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Thousands at New York Rally to Free Anatoly Sharansky

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Guerrilla theater, freedom songs, Yiddish poems, art sketches and speeches were part of the “Free Anatoly Sharansky” demonstration Friday in front of Aeroflot, Soviet airline office and outside the New York Public Library on Fifth Ave. Painters, musicians, writers, poets, filmmakers and photographers–members of the Martin Steinberg Jewish Arts Center of the American Jewish Congress-joined the rally to protest charges of treason leveled by the Soviet regime against Sharansky, a Jewish activist in Moscow who has been accused of spying for the CIA. The charge carries a possible death penalty.

The demonstration featured street performers acting out a mock trial of Sharansky. Speaking at the rally, Bronx Borough President Robert Abrams warned that the charge against Sharansky “signals a new era of Soviet repression reminiscent of the darkest days of the brutal age of Stalin.”

DEMANDS SOVIETS DROP CHARGES AGAINST SHARANSKY

Abrams, who is chairman of the Greater New York Conference on Soviet Jewry, told the rally: “Unless the Soviet Union immediately drops the trumped-up charge of treason against Sharansky, the pledges it signed at the Helsinki conference two years ago will not be worth the paper they are written on, and will represent a brutal rebuff to all those nations in the world that are concerned with human dignity.” Organizers of the demonstration–the Martin Steinberg Center of the AJCongress the Greater New York Conference on Soviet Jewry and Student Struggle for Soviet Jewry called the campaign against Sharansky an attempt to “break the back of the Soviet emigration movement.”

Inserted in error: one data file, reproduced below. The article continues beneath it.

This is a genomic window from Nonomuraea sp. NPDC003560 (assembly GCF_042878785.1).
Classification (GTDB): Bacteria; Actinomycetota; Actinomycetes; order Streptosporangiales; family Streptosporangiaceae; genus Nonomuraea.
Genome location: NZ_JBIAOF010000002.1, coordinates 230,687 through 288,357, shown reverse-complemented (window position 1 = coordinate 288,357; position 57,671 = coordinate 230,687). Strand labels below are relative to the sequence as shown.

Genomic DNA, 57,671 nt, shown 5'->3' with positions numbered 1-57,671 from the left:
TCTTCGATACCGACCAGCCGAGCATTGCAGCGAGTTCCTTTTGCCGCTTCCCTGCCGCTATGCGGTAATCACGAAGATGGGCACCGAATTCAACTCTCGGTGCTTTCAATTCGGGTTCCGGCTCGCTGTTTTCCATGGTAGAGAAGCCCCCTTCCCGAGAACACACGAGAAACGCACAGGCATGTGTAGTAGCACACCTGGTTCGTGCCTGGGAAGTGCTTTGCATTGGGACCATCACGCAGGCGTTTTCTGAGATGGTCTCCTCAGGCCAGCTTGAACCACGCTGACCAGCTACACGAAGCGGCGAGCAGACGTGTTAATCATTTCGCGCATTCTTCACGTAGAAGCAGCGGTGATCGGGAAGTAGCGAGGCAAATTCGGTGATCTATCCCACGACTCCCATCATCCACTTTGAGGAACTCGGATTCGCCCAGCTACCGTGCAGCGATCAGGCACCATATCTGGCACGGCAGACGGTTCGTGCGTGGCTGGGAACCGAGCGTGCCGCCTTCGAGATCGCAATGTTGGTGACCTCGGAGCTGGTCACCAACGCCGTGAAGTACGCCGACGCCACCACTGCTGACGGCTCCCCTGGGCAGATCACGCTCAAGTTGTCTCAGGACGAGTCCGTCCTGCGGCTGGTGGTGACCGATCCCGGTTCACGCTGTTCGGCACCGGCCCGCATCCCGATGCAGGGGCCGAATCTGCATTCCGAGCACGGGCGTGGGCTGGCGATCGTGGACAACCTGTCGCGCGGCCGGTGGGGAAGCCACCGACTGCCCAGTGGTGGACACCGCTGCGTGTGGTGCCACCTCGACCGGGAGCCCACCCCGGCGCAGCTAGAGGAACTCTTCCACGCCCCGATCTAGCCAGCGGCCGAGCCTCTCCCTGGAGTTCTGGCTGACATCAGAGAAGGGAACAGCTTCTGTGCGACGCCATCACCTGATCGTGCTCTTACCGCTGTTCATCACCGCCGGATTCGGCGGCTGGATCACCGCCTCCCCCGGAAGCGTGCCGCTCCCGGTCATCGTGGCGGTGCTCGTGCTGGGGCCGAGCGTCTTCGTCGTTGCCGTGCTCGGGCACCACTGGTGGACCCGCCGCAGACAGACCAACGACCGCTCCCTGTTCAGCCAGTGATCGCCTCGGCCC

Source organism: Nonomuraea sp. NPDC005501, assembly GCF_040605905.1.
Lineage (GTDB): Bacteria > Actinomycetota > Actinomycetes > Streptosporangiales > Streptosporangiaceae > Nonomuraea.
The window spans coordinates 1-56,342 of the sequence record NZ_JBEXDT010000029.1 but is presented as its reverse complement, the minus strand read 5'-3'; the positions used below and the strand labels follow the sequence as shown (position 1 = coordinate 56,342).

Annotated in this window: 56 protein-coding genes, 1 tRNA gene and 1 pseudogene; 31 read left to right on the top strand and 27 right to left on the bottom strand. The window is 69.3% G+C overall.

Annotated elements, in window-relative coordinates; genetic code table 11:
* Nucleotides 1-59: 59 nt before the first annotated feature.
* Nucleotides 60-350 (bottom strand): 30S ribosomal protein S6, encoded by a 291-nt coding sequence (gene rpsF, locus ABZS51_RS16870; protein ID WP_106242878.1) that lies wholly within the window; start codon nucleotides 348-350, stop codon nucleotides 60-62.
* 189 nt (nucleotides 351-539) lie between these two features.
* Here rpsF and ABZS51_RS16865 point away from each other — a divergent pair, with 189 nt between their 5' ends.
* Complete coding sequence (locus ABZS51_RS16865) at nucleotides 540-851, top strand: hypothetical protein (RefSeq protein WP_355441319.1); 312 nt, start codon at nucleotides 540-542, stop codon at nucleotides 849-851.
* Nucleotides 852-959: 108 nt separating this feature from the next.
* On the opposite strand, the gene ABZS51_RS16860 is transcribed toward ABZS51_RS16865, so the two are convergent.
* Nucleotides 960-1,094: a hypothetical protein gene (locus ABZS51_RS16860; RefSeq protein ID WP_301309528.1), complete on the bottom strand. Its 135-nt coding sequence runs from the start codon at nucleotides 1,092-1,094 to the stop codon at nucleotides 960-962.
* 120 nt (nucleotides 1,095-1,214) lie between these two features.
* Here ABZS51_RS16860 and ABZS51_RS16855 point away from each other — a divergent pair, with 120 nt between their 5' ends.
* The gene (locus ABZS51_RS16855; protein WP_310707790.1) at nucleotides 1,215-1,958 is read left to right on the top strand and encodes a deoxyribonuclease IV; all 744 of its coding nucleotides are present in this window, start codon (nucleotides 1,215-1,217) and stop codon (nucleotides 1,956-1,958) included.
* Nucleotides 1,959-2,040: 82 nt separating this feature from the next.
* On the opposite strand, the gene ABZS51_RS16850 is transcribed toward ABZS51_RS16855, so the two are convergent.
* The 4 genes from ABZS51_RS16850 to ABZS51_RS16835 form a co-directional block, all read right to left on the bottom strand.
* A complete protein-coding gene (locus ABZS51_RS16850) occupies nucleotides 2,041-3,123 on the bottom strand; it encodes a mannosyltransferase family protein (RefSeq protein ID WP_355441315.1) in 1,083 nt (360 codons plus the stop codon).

Aryeh Neier, executive director of the American Civil Liberties Union, told the demonstrators that “Americans should be concerned with violations of human rights all over the world, not just in our country. Governments should raise their voices whenever violations, such as we are witnessing against Sharansky, occur. Because only in silence can the violators get away with their actions.” Jack Greenberg, director and counsel of the NAACP legal defense and educational fund, told the demonstrators he had met with Sharansky while on a visit to the USSR to intervene in the case of Jewish activists. “Now the Soviets have incarcerated Sharansky and he faces a death penalty.” Greenberg said. “It took great courage on the part of Sharansky to volunteer as a monitor of Soviet compliance with the Helsinki agreement. The least we can do here is speak out publicly on his behalf.”

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